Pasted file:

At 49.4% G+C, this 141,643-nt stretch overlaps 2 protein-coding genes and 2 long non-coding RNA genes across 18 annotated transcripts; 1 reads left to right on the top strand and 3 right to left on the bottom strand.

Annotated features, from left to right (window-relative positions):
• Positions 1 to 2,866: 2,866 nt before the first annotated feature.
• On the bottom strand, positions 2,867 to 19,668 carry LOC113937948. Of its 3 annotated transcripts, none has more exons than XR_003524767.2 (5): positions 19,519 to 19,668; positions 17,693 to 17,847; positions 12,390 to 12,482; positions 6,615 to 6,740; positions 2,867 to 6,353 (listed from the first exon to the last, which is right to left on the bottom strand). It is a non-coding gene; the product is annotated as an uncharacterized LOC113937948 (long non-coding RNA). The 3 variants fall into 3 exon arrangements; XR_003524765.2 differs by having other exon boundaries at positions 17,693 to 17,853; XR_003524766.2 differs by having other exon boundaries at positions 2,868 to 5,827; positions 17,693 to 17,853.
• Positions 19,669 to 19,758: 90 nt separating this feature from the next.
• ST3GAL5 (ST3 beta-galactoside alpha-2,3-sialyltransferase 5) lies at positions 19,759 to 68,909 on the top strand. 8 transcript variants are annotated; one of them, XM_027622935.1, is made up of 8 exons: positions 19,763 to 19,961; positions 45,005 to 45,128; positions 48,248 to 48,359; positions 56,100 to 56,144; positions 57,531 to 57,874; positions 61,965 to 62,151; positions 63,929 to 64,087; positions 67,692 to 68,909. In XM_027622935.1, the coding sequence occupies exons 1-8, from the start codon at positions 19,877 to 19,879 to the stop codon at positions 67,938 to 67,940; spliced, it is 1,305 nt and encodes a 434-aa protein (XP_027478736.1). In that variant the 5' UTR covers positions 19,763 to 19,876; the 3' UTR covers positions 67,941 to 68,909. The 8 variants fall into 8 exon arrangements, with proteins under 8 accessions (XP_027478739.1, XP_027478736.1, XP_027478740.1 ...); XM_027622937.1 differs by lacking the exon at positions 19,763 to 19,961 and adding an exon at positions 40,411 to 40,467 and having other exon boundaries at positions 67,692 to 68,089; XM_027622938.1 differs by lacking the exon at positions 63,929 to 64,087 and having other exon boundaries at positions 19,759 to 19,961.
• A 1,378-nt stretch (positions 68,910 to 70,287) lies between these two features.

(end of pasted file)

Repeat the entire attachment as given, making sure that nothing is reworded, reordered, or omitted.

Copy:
At 49.4% G+C, this 141,643-nt stretch overlaps 2 protein-coding genes and 2 long non-coding RNA genes across 18 annotated transcripts; 1 reads left to right on the top strand and 3 right to left on the bottom strand.

Annotated features, from left to right (window-relative positions):
• Positions 1 to 2,866: 2,866 nt before the first annotated feature.
• On the bottom strand, positions 2,867 to 19,668 carry LOC113937948. Of its 3 annotated transcripts, none has more exons than XR_003524767.2 (5): positions 19,519 to 19,668; positions 17,693 to 17,847; positions 12,390 to 12,482; positions 6,615 to 6,740; positions 2,867 to 6,353 (listed from the first exon to the last, which is right to left on the bottom strand). It is a non-coding gene; the product is annotated as an uncharacterized LOC113937948 (long non-coding RNA). The 3 variants fall into 3 exon arrangements; XR_003524765.2 differs by having other exon boundaries at positions 17,693 to 17,853; XR_003524766.2 differs by having other exon boundaries at positions 2,868 to 5,827; positions 17,693 to 17,853.
• Positions 19,669 to 19,758: 90 nt separating this feature from the next.
• ST3GAL5 (ST3 beta-galactoside alpha-2,3-sialyltransferase 5) lies at positions 19,759 to 68,909 on the top strand. 8 transcript variants are annotated; one of them, XM_027622935.1, is made up of 8 exons: positions 19,763 to 19,961; positions 45,005 to 45,128; positions 48,248 to 48,359; positions 56,100 to 56,144; positions 57,531 to 57,874; positions 61,965 to 62,151; positions 63,929 to 64,087; positions 67,692 to 68,909. In XM_027622935.1, the coding sequence occupies exons 1-8, from the start codon at positions 19,877 to 19,879 to the stop codon at positions 67,938 to 67,940; spliced, it is 1,305 nt and encodes a 434-aa protein (XP_027478736.1). In that variant the 5' UTR covers positions 19,763 to 19,876; the 3' UTR covers positions 67,941 to 68,909. The 8 variants fall into 8 exon arrangements, with proteins under 8 accessions (XP_027478739.1, XP_027478736.1, XP_027478740.1 ...); XM_027622937.1 differs by lacking the exon at positions 19,763 to 19,961 and adding an exon at positions 40,411 to 40,467 and having other exon boundaries at positions 67,692 to 68,089; XM_027622938.1 differs by lacking the exon at positions 63,929 to 64,087 and having other exon boundaries at positions 19,759 to 19,961.
• A 1,378-nt stretch (positions 68,910 to 70,287) lies between these two features.